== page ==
Richard Marwood co-runs the Silver-rated Royal London UK Equity Income fund with Martin Cholwill. With around £2.2 billion in assets, the fund has a fairly concentrated portfolio of 49 holdings.
Marwood defines it a “classic income fund, with a very vanilla approach and no derivatives". He aims to spread risk across different sectors and companies. “We are just stock pickers. We try to pick the right companies, rather than taking a view of the world,” he adds.
The fund produced annualised returns of 6.7% over three years and yields 4.3%.
Buy: Signature Aviation (SIG)
Marwood first bought shares in Signature Aviation back in 2011, when it was called BBA Aviation – he likes to hold shares for a long time. The company has recently been rebranded and went through some transformation. Marwood has been adding to his position in the company, which now accounts for 2.4% of the fund's portfolio.
In December, Signature completed the sale of its aerospace manufacturing business, Ontic, for a hefty $1.3 billion. Shareholders enjoyed their share of the spoils as the firm paid out $835 million via a special dividend.
Signature's main business is providing support services at airbases, including fuelling, ground handling and amenities for pilots and passengers. It also owns numerous small airbases across the US - "perfect if you are flying around on a small private jet and you need your pilot to rest and fill the paperwork," says Marwood. He likes that Signature has been streamlining its business in recent years, selling off various aviation-linked arms to focus on airbases.
The share price soared from 78.7p to 316p in November as the firm conducted a share consolidation as part of its rebrand, replacing every five existing shares with four new ordinary shares. The share price has stayed relatively stable since, currently trading at 320p with a yield of 4%. Marwood says: "This is a reflection of the way it has been restructured and revalued."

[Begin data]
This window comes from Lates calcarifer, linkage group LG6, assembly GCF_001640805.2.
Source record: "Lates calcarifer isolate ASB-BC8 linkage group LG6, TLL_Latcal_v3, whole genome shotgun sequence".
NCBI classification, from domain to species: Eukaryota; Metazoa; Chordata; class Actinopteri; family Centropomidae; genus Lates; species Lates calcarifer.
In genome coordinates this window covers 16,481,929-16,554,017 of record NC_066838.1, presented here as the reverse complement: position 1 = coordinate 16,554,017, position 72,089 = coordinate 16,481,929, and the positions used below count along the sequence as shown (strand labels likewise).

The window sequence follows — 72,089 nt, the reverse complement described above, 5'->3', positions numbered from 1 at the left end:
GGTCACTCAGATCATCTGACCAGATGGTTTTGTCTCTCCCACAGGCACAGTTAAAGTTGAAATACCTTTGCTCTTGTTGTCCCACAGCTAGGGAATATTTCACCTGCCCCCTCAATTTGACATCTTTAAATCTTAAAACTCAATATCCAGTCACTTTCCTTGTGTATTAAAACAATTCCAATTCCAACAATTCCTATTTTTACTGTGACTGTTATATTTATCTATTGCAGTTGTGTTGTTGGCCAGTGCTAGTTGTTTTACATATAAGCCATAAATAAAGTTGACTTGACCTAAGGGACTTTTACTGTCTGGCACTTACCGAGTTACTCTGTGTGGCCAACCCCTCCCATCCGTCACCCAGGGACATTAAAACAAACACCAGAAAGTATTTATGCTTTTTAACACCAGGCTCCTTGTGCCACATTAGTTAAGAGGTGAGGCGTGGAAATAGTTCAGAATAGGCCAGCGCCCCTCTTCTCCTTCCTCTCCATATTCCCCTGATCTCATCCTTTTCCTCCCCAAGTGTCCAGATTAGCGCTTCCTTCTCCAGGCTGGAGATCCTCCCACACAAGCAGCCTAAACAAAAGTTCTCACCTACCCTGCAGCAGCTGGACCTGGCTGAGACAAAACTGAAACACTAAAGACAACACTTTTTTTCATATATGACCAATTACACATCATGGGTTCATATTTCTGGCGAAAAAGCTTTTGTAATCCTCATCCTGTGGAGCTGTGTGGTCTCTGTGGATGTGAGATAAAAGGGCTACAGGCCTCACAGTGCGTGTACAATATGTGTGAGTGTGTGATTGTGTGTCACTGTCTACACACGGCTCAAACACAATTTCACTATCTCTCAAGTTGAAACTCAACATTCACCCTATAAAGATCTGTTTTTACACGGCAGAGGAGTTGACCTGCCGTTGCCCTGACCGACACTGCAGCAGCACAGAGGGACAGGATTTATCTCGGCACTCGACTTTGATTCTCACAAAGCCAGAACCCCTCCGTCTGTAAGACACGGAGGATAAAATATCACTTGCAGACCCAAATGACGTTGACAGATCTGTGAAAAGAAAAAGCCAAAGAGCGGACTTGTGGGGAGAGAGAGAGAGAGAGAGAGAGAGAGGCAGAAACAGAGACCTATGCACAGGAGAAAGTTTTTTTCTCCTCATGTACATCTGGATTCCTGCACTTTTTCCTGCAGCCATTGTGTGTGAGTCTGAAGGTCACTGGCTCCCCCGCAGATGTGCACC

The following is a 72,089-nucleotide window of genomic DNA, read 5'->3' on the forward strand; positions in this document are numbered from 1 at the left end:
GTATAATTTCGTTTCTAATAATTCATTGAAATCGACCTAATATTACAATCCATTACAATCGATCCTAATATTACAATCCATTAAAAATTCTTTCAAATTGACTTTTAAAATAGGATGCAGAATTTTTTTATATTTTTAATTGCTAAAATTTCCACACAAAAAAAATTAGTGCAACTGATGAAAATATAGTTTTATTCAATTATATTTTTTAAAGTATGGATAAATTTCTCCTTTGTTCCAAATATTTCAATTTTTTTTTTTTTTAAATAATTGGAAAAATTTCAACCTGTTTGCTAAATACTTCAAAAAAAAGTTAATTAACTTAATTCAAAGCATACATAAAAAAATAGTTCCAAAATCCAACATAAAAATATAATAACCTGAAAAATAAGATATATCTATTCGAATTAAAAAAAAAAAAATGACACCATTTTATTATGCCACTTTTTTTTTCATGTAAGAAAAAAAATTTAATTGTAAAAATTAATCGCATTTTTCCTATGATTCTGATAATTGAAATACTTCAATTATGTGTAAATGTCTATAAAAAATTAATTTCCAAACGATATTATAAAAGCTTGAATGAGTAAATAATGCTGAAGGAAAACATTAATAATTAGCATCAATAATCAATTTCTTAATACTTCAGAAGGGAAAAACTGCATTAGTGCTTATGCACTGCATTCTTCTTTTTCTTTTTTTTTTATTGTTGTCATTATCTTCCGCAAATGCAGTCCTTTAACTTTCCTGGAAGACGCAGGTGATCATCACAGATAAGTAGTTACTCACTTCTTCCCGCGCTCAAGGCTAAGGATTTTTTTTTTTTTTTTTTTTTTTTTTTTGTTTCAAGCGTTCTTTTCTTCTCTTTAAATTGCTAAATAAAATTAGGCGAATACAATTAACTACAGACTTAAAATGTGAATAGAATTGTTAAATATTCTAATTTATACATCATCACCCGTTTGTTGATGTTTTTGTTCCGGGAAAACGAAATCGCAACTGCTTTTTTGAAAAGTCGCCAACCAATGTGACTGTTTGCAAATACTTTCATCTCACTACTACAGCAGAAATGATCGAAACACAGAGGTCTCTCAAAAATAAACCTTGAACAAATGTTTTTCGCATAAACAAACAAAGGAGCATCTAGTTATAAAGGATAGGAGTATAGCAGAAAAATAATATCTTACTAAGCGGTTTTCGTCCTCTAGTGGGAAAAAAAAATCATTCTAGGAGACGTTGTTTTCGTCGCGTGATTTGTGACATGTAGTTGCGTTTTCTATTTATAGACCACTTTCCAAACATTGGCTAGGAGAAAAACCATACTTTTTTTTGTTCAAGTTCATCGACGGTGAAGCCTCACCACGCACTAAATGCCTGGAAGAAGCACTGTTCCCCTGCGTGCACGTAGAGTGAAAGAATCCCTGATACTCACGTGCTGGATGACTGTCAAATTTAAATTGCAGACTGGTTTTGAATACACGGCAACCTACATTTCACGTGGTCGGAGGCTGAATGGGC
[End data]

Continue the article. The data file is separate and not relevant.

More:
He adds: "We expect to carry on holding the stock for a long time - we don't sell things very aggressively."
Hold: Cineworld (CINE)
The fund has invested in cinema chain Cineworld since 2012, a group with more than 9,500 screens across 10 countries in the UK, Europe and US, where it acquired the Regal Cinema chain in 2017. “We increased the position in the company 'sizeably' when the company got the Regal Cinema deal,” says Marwood.
Cineworld continues on its acquisitions charge and recently announced plans to buy Canada’s Cineplex, which would make it the largest cinema operator in the world.
But this has been a controversial deal, says Marwood - the firm already has high debt levels and some of its shareholders have expressed concerns about taking on more. Shares have fallen from 257p to 193p over the past year, pushing the yield up to a chunky 8%.
Still, Marwood retains his conviction in the company: "It generates lots of cash and the managers are good operators - they can improve the chains they are buying and will pay down the debt.”
He meets with the management team twice a year, discussing issues affecting the cinema industry such as how many people prefer to stay home and watch Netflix rather than go to the cinema, and the relationship between the cinema and the studios making the movies. They also talk about highly anticipated films that are due for release, loyalty schemes and cinema snacks.
Sell: Dunelm (DNLM)
As a long-term investor, Marwood doesn’t like to ”dip in and out of stocks", so it is not that often that many stocks are sold out of the portfolio. However, like any good investor, Marwood often rebalances his investment portfolio and takes some profits from his top performers.
One of these is Dunelm, a UK retailer that sells home-related items such as bedding, towels and cushions. The stock has been in the porfolio for 14 years but the position has recently been trimmed. "We didn't sell because we dislike it," insists Marwood. Instead, the move as to crystallise some profit after a strong run of performance - shares are up fom 685.5p to £11.20 in the past year alone.
He adds: “If you run the clock back about 12 months, everyone was negative about retailers and the UK. But this company turned out to be one of the best performing shares in the market last year, returning over 100%.”